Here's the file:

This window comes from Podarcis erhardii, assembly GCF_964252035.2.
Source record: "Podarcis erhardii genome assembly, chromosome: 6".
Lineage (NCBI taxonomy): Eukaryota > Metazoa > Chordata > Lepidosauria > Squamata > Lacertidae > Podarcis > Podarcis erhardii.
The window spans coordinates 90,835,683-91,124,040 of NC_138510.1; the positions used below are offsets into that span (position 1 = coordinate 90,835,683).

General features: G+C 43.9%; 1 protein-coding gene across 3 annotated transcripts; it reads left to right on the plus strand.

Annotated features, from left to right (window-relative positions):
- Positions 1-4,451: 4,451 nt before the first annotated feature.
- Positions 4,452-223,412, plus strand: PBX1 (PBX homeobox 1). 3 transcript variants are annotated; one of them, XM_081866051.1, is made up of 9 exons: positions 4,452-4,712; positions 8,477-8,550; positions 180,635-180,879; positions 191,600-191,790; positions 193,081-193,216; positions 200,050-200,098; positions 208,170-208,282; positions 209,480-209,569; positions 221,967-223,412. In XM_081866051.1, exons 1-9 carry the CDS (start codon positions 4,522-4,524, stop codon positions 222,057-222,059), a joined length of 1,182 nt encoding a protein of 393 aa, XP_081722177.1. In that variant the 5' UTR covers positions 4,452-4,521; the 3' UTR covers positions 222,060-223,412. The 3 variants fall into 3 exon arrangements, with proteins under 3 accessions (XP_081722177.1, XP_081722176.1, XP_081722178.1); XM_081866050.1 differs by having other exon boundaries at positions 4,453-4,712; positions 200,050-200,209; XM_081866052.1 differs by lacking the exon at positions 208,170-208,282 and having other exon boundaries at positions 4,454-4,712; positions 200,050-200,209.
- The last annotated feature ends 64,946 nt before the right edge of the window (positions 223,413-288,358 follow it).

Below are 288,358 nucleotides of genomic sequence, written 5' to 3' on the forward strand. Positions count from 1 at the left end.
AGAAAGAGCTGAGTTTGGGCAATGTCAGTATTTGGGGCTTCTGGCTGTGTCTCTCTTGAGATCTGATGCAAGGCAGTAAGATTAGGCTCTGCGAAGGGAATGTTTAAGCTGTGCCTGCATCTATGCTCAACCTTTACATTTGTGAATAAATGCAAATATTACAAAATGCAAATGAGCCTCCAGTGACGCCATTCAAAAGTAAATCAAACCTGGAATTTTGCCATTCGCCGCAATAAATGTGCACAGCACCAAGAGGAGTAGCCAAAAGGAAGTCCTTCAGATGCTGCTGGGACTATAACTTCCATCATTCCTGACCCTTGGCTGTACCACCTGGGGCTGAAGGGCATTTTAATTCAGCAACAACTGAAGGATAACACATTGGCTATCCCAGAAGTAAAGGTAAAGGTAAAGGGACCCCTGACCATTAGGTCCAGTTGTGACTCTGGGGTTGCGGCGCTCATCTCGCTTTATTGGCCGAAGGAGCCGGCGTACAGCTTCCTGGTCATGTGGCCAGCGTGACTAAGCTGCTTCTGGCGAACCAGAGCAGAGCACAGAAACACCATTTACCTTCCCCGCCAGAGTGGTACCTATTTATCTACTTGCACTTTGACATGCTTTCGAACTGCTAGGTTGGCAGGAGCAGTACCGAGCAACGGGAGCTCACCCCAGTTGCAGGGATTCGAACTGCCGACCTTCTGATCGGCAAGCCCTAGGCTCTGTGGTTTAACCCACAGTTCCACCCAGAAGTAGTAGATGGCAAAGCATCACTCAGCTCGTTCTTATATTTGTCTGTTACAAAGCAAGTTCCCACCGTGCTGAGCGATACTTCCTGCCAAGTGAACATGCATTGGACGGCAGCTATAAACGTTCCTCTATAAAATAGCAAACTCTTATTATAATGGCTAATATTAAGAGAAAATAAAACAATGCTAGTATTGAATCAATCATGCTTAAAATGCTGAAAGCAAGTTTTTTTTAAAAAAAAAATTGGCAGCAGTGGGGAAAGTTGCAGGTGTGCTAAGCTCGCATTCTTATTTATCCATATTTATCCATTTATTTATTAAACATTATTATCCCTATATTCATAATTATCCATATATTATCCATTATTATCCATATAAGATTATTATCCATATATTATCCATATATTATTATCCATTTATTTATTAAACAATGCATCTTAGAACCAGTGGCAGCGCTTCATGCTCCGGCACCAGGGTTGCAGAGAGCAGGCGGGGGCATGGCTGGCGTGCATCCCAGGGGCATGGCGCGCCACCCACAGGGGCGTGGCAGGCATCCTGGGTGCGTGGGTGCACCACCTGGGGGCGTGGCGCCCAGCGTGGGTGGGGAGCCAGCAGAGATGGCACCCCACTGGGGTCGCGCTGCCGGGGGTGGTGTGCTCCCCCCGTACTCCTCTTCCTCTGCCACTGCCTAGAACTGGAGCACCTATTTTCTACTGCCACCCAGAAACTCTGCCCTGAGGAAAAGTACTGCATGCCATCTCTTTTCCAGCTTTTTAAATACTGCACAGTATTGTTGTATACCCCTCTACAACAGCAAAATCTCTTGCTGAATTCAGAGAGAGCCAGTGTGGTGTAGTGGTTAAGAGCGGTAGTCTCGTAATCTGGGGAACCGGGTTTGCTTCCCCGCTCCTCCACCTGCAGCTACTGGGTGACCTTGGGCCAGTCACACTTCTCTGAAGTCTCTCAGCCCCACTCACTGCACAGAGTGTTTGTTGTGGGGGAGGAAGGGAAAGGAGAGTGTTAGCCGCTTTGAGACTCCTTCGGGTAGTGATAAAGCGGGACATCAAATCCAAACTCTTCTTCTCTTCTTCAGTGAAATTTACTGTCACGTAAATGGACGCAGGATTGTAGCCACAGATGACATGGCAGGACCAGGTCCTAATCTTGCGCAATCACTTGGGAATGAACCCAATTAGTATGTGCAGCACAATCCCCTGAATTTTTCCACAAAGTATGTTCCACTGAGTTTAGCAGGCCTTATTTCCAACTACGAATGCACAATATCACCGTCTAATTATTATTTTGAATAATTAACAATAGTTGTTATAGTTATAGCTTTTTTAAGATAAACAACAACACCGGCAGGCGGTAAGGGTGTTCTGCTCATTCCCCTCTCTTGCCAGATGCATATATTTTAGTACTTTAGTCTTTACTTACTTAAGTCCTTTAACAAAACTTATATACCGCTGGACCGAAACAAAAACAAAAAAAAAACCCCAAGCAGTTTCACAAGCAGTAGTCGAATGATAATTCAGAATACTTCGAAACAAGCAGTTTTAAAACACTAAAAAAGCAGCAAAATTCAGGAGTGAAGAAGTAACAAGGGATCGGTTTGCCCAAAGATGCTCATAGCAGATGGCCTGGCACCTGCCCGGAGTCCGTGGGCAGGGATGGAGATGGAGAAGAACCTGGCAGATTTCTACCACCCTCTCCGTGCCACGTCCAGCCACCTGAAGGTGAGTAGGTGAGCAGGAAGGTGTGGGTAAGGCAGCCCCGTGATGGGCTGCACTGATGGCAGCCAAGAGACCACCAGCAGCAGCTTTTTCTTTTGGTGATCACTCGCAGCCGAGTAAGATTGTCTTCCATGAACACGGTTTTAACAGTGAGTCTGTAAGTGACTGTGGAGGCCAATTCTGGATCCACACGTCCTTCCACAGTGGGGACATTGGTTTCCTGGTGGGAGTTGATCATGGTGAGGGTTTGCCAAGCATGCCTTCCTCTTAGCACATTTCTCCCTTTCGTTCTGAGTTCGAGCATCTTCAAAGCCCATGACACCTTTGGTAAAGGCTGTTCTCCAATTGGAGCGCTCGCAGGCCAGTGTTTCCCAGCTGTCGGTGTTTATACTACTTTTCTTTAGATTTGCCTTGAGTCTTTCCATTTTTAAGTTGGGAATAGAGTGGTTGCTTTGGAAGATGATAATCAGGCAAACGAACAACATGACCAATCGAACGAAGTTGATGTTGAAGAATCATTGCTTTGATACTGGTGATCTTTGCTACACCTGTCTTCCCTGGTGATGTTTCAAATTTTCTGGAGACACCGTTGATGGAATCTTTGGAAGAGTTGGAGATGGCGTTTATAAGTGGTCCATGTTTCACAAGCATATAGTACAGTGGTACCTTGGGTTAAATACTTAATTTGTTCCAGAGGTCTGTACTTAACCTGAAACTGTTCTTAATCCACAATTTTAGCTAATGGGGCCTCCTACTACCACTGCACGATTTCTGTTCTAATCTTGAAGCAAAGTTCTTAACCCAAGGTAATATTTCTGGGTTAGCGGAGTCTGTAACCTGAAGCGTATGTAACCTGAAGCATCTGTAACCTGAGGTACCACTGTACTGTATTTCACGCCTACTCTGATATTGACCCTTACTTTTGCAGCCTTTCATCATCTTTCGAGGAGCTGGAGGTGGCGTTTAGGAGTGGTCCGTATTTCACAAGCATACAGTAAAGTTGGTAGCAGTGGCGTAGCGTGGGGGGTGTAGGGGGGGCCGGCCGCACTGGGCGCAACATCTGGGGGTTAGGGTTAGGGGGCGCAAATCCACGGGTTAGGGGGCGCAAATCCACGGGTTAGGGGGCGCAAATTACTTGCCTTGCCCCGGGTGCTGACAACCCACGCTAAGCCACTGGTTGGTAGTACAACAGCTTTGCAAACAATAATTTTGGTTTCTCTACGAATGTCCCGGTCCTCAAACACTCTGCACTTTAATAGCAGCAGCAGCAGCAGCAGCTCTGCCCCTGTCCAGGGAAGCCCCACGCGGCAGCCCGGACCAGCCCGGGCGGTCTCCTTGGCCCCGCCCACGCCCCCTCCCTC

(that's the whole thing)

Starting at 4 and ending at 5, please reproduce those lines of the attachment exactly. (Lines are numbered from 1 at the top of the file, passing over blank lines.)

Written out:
The window spans coordinates 90,835,683-91,124,040 of NC_138510.1; the positions used below are offsets into that span (position 1 = coordinate 90,835,683).

General features: G+C 43.9%; 1 protein-coding gene across 3 annotated transcripts; it reads left to right on the plus strand.